Conference title week has arrived, but clear answers have not when it comes to the national bowl picture.
Even with only one Saturday left before the College Football Playoff committee makes its final decision, a lot can still dictate the Playoff and New Year’s Six games. And how those scenarios unfold will have a domino effect on lower-tier matchups for the SEC and other conferences. So while there’s a good ballpark estimate on possible destinations for a number of schools, nothing is set in stone until Selection Sunday.
For now, here’s a good stab at where each SEC school will wind up playing:
|Peach (Dec. 31, Atlanta) — CFP||#1 Alabama||#4 Ohio State||Top 4, Playoff rankings|
|Fiesta (Dec. 31, Glendale) — CFP||#2 Clemson||#3 Washington||Top 4, Playoff rankings|
|Orange (Dec. 30, Miami) — NY6||Michigan||Florida State||Big Ten/SEC/ND vs ACC #1|
|Sugar (Jan. 2, New Orleans) — NY6||Auburn||Oklahoma||SEC #1 vs Big 12 #1|
|Cotton (Jan. 2, Arlington) — NY6||Penn State||W. Michigan||At-large vs at-large|
|Rose (Jan. 2, Pasadena) — NY6||Wisconsin||USC||Big Ten #1 vs Pac 12 #1|
|Citrus (Dec. 31, Orlando)||LSU||Louisville||SEC #2 vs ACC/Big Ten|
|Outback (Jan. 2, Tampa)||Florida||Nebraska||SEC#3-8 vs Big Ten #2-4|
|TaxSlayer (Dec. 31, Jacksonville)||Tennessee||Miami||SEC #3-8 vs ACC/Big Ten|
|Music City (Dec. 30, Nashville)||Georgia||Minnesota||SEC #3-8 vs ACC/Big Ten|
|Texas (Dec. 28, Houston)||Texas A&M||Kansas State||SEC #3-8 vs Big 12 #4|
|Belk (Dec. 29, Charlotte)||Arkansas||UNC||SEC #3-8 vs ACC #3-6|
|Liberty (Dec. 30, Memphis)||Kentucky||TCU||SEC #3-8 vs Big 12 #5|
|Birmingham (Dec. 29, Birmingham)||South Carolina||Tulsa||SEC #9 vs American|
|Independence (Dec. 26, Shreveport)||Vanderbilt||Wake Forest||SEC #10 vs ACC|
|Armed Forces (Dec. 23, Fort Worth)||Mississippi State||Navy||**Big 12 vs Navy|
|No bowls: Ole Miss, Missouri||**Replaced by fill-in|
College Football Playoff
Ohio State needed double-overtime drama at home, but beating No. 3 Michigan should be enough to keep the Buckeyes within the top four. Just barely. The September win at Oklahoma has done wonders for that resume.
Yeah, the Playoff committee’s first stated criteria is whether a team has won its conference championship. But, in addition to factoring in strength of schedule and head-to-head competition, the committee also can do whatever the hell it wants in order to select the four best teams. Oklahoma is a better win than LSU is for Wisconsin, and if the Badgers beat Penn State, the Buckeyes have a head-to-head win and better record vs. the Big Ten champs.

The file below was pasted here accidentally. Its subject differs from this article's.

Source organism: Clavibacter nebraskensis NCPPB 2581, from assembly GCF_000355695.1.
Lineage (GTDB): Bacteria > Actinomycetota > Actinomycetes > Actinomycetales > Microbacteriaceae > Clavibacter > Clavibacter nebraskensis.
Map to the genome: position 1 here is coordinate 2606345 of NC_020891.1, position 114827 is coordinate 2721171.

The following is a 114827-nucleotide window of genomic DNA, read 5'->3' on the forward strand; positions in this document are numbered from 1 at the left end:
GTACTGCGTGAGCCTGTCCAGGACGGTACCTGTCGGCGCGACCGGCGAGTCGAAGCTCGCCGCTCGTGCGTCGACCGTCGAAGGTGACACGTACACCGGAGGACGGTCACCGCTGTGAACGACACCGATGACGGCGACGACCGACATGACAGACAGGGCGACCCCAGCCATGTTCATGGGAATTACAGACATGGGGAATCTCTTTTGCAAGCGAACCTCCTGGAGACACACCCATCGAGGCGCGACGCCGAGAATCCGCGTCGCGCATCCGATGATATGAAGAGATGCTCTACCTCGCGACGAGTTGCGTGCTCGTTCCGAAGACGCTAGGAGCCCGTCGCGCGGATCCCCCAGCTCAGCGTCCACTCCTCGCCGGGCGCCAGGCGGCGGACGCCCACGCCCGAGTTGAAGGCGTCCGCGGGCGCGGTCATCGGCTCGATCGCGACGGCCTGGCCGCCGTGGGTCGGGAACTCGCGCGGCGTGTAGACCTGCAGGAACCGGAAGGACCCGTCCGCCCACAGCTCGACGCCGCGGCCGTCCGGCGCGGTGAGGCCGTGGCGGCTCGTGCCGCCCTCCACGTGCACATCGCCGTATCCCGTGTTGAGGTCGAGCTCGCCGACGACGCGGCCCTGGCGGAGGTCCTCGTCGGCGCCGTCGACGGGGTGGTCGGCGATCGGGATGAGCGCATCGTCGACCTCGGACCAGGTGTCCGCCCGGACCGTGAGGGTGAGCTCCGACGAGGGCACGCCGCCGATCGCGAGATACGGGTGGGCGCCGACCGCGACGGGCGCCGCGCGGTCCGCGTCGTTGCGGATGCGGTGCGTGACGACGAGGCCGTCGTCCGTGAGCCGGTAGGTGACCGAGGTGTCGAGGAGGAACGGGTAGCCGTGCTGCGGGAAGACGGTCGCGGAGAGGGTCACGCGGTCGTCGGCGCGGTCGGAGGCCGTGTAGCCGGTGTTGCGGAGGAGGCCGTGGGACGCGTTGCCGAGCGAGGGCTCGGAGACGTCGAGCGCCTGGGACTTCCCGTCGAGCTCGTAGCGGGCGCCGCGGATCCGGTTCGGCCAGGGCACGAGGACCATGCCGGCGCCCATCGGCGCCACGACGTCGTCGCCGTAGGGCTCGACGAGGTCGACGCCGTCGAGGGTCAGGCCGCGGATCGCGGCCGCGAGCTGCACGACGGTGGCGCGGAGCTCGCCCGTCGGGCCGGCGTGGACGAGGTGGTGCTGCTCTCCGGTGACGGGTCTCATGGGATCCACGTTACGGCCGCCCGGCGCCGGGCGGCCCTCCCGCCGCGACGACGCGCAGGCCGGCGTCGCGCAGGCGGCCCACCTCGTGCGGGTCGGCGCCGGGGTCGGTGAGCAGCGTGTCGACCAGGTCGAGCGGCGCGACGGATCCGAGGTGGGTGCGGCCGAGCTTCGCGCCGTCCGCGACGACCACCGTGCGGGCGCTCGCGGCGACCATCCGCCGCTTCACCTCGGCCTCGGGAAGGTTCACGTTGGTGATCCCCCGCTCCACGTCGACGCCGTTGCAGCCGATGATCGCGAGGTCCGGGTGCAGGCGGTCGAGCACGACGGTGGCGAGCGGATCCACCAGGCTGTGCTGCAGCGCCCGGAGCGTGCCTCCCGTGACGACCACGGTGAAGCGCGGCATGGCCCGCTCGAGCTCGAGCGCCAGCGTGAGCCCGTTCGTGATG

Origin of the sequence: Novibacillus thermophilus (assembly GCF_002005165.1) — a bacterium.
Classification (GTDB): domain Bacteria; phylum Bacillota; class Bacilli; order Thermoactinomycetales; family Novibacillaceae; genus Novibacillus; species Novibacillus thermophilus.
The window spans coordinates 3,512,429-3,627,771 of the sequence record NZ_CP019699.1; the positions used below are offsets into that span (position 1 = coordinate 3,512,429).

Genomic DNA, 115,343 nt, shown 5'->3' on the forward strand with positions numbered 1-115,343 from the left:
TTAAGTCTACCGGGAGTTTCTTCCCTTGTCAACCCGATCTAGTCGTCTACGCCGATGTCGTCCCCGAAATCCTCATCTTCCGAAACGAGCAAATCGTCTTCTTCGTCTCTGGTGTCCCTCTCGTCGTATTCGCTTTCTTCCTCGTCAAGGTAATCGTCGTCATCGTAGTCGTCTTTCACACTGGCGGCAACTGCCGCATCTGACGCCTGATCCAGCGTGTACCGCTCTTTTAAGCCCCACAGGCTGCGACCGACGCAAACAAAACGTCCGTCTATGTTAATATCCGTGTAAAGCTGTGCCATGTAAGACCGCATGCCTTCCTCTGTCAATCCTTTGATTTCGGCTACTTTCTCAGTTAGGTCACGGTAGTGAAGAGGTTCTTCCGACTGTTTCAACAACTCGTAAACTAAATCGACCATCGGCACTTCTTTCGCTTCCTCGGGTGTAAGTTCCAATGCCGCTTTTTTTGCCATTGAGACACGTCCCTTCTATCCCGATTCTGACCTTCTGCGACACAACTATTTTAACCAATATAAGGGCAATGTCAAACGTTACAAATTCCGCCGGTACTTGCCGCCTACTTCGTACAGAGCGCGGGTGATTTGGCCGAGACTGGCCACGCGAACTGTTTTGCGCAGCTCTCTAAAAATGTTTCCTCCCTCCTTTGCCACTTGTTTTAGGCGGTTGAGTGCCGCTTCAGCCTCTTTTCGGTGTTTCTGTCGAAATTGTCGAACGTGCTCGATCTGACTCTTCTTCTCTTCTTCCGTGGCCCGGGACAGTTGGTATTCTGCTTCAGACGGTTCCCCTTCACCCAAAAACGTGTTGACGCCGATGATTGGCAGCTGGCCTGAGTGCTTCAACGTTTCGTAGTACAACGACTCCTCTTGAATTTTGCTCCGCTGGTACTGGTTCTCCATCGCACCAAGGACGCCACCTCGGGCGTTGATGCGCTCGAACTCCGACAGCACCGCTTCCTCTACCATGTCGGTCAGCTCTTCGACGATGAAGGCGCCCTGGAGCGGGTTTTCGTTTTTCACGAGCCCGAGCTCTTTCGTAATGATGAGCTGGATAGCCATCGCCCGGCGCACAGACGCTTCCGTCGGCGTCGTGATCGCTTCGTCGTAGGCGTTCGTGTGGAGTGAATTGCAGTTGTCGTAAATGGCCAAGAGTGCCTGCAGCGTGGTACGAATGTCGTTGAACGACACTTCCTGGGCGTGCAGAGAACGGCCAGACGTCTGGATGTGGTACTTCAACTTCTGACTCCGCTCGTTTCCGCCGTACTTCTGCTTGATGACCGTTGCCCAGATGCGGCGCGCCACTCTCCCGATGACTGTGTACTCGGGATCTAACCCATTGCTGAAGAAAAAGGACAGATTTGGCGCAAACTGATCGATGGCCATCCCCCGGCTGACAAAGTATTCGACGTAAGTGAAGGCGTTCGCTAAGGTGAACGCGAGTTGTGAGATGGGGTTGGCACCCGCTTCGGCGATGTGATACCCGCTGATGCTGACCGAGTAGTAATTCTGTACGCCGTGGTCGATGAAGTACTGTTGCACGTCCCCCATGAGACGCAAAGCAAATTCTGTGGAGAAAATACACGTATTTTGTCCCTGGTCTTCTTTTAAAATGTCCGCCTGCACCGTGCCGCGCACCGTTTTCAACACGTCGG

Ohio State likely would be Alabama’s semifinal opponent if we factor in the rankings boost Clemson and Washington will receive should they win their conferences. The Crimson Tide, being a near-lock for the No. 1 seed, would play in Atlanta because of its proximity to Tuscaloosa.
New Year’s Six
By completely screwing the pooch against Vanderbilt, Tennessee should expect to fall out of the Top 25. That eliminates the Vols from possibly making the Sugar Bowl, which invites the highest-ranked SEC team assuming Alabama makes the Playoff as conference champion.
Auburn now has the inside track for New Orleans by virtue of its No. 13 ranking entering this weekend. The Tigers lost to No. 1 Alabama by the same margin that No. 15 Florida lost to No. 14 Florida State. Unranked LSU won convincingly on the road against Texas A&M, but it is unlikely the committee would bump the Bayou Bengals higher than Auburn because of LSU’s head-to-head loss at Jordan-Hare Stadium in Week 4.
The winner of Saturday’s Bedlam rivalry game will represent the Big 12 in the Sugar Bowl. I’ve got Oklahoma beating Oklahoma State at home.
The only other SEC team with even a remote chance of playing in a New Year’s Six bowl is Florida. If the Gators somehow upset Alabama in the SEC championship game, either the Sugar or Cotton bowls would be a possibility. Anything other than a win on Saturday relegates UF to the lower tier of bowl games.
After the Playoff and New Year’s Six games are decided, the Citrus Bowl gets first pick of the remaining SEC teams. Presuming the Orange Bowl selects a Big Ten team — and with two-loss Michigan and the eventual three-loss Big Ten runner-up sitting there, that’s a near-certainty — the Citrus also would select an ACC school.
Contractually, the Citrus is obligated to invite the winningest SEC team, which would be Florida. However, the bowl also can pick a school within one win of the winningest team. Tennessee and LSU also qualify in this case. The Vols, as mentioned earlier, have played like garbage recently. The Gators should end the season with two consecutive losses, and also got absolutely embarrassed by Michigan in last year’s Citrus Bowl.